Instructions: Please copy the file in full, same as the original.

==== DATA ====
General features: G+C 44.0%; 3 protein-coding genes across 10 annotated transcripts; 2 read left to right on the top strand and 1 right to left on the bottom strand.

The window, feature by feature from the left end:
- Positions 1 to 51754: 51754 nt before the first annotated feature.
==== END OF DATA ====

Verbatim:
General features: G+C 44.0%; 3 protein-coding genes across 10 annotated transcripts; 2 read left to right on the top strand and 1 right to left on the bottom strand.

The window, feature by feature from the left end:
- Positions 1 to 51754: 51754 nt before the first annotated feature.